With Clarke, Hachimura and now Tillie, Gonzaga's big men are a force for WCC foes to contend with

click to enlarge Gonzaga forward Rui Hachimura (21) and guard Josh Perkins were both vital to the Zags' win against San Francisco this weekend. - YOUNG KWAK
Young Kwak
Gonzaga forward Rui Hachimura (21) and guard Josh Perkins were both vital to the Zags' win against San Francisco this weekend.

The top flight 2018-19 Zags are back. After hitting a wall during the toughest part of one of their more rigorous nonconference schedules without likely NBA prospect Killian Tillie, out with injury, Gonzaga this weekend showed exactly what makes them a favorite to reach the Final Four and vie for winning the whole thing. And Tillie is a big part of that.

After integrating the 6-foot-10 Frenchman with a home game against middling Santa Clara and a struggling Pacific, coach Mark Few showcased how Tillie unlocks the best version of his system against San Francisco this weekend. In Tillie's absence against teams like Tennessee, North Carolina, Duke and an aggressive defense like Illinois, Gonzaga struggled stretching opponents and creating better looks for their bigs. Having a frontcourt player with Tillie's perimeter shooting disrupts interior defenses hoping to stop Gonzaga big men Brandon Clarke and Rui Hachimura at whatever cost. That point was highlighted early in Saturday’s matchup against San Francisco, the likely WCC runner-ups. In the first 12 minutes of the game Tillie scored 10 points, including two three-pointers.

Tillie still needs to work on avoiding foul problems, as he’s fouled out in two of the three games he’s played, but his return bolsters a defense and rotation that ultimately makes Gonzaga’s interior terrifying to game plan against. Substituting Tillie for Hachimura is an option that any coach in Division I would die to have.


Josh Perkins also showcased a scoring skill set that has been mostly dormant since last season as he shifted his game from facilitator to dual threat with a couple clutch three-point shots against the Dons. When Perkins is looking to score from outside, the Zags' spacing and system is damn near flawless. Defenses have to choose between closing out on Perkins and hot-handed Zach Norvell, staying home and packing in the key to try and deny entry passes to Clarke or elbow isolations from Hachimura, or shadow the aforementioned power forward Tillie that averaged 48 percent from three-point territory last year.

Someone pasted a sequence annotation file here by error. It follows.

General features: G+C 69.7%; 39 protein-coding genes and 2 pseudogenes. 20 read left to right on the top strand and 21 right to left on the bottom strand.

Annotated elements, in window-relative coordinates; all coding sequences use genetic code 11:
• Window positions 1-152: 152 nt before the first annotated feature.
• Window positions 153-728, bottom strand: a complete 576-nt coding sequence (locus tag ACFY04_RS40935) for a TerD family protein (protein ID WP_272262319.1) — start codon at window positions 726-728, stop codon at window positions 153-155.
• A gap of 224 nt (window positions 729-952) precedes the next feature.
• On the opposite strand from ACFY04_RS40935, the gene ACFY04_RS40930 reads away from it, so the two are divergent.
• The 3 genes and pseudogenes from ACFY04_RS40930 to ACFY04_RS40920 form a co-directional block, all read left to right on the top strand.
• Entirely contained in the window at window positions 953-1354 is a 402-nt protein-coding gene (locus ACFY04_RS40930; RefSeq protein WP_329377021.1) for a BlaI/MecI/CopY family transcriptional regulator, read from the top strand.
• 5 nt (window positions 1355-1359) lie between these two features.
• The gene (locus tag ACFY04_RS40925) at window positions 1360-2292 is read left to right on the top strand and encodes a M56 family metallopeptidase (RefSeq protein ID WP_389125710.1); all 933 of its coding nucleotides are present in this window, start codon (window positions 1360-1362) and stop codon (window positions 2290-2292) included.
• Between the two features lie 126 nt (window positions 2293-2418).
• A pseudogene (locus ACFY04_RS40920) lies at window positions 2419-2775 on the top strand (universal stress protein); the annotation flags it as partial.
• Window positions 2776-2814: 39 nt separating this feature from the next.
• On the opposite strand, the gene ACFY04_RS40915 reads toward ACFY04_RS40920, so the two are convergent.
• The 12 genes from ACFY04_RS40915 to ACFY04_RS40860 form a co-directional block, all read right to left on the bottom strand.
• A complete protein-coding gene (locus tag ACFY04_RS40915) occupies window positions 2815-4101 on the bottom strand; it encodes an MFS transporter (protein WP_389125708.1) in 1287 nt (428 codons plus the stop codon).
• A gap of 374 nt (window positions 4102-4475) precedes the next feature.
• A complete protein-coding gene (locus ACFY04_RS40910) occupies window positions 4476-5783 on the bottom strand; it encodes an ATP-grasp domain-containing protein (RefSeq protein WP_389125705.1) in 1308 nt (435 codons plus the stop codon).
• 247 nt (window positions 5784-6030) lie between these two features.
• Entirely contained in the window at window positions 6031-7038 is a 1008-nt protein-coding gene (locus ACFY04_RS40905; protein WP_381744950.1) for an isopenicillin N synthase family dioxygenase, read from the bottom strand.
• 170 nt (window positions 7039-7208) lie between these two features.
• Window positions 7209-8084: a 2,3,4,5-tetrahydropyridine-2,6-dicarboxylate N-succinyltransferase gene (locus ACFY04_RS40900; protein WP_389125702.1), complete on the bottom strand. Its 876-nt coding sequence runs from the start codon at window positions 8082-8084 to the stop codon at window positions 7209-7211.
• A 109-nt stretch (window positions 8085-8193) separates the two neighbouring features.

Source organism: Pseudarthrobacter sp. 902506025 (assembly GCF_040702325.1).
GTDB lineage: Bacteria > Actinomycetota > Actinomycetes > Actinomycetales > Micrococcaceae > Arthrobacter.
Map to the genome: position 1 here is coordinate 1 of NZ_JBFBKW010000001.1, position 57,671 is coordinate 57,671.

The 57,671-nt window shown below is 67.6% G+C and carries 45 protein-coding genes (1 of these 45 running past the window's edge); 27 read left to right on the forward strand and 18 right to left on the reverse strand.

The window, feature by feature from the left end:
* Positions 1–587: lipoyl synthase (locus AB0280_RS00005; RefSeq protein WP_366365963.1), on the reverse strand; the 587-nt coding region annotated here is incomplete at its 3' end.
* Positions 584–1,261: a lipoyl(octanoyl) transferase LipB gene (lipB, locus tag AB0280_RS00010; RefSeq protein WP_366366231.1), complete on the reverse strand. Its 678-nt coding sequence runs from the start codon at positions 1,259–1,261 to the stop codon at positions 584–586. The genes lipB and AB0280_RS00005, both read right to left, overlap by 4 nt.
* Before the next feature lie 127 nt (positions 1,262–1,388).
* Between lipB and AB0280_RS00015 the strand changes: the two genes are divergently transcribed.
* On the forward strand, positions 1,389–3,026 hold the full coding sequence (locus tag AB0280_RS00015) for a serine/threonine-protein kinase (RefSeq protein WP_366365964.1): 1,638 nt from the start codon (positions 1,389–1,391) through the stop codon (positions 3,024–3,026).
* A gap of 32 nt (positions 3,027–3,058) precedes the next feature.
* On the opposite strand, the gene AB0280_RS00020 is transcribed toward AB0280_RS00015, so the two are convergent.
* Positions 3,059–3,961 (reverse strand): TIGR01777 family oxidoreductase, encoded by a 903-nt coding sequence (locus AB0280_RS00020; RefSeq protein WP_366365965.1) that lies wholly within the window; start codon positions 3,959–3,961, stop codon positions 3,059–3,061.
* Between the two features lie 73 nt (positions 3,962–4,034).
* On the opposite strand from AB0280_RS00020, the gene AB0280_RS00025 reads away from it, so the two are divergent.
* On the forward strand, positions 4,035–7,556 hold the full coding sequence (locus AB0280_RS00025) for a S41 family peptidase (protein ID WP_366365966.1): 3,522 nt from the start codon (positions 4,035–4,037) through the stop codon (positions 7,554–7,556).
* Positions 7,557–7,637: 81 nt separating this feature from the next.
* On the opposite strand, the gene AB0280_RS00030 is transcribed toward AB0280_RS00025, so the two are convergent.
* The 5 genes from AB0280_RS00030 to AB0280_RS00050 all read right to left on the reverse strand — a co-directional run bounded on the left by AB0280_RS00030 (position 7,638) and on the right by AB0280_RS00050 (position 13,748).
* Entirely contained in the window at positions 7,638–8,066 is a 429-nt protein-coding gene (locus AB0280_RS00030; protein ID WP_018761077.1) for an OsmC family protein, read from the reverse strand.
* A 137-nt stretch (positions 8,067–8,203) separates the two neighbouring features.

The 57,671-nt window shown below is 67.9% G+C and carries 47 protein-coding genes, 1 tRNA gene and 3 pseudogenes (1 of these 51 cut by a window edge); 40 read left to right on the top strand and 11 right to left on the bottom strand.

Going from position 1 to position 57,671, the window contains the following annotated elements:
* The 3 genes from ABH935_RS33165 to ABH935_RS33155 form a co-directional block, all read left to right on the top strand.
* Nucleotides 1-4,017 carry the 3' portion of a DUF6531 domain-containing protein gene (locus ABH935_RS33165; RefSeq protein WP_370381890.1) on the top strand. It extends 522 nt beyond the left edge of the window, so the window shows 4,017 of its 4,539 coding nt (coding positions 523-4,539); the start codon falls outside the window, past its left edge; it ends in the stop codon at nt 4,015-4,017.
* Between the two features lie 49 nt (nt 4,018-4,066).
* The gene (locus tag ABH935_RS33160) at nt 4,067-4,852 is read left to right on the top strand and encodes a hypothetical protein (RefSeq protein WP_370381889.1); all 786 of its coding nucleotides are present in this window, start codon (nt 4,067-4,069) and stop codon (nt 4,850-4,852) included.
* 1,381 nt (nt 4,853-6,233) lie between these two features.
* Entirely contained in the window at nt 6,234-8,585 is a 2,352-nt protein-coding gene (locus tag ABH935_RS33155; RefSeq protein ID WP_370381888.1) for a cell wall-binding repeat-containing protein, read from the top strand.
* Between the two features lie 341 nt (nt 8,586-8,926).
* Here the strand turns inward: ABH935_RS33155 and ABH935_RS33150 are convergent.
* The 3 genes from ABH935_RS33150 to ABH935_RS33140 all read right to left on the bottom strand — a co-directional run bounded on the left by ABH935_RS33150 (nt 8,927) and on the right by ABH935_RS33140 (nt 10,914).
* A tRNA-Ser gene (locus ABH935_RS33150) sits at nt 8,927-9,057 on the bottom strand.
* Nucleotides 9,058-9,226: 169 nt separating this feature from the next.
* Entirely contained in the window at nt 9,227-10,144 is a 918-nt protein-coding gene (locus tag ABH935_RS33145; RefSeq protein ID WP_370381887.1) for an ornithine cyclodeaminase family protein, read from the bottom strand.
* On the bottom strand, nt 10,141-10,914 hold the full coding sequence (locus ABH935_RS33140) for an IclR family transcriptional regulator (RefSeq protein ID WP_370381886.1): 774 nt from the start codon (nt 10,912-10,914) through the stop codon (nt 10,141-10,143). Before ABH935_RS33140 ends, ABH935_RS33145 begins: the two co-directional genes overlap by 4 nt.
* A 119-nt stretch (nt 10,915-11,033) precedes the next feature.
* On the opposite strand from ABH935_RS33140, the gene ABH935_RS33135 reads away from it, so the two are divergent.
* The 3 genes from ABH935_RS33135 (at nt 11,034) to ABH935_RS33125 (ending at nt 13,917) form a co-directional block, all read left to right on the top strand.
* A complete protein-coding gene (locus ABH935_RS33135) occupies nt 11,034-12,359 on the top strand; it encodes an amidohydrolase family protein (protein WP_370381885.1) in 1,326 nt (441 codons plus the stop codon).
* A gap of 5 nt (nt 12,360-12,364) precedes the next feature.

The win also highlighted the embarrassment of riches Gonzaga has in their frontcourt. We all know by now of the freakish physical abilities of Hachimura that makes him a lock for the NBA lottery, and it's likely Tillie will join him in the league after his junior season as well. But the season so far has been an argument for Brandon Clarke as the best player on the team.

The measurables of Hachimura are absolutely undeniable and his game has progressed in an assuring way for scouts to lock him into the upper section of their draft boards, but nobody has effected games like Clarke has this season.

He came into the night averaging 3.4 blocks per game and being heralded by college basketball writers like The Ringer’s Mark Titus as the best defensive player in the country. Clarke wasn’t able to match his average Saturday, only having one block. But it was a kind of an important one.

His pin to insure the win may be the second best block college basketball has seen this year, finishing just behind another Brandon Clarke block.

Time after time, Clarke showcases a combination of instinct and raw ability whenever he looks to challenge in the air on defense or offense. ESPN’s Jonathan Givony has Clarke now 23rd on his draft board, joining Hachimura at 13th and a recovering Tillie at 50th.


Zag fans may need to start worrying about a third major piece on Clarke leaving early this year.

Into the Arctic @ Northwest Museum of Arts & Culture

Tuesdays-Sundays. Continues through May 12
  • or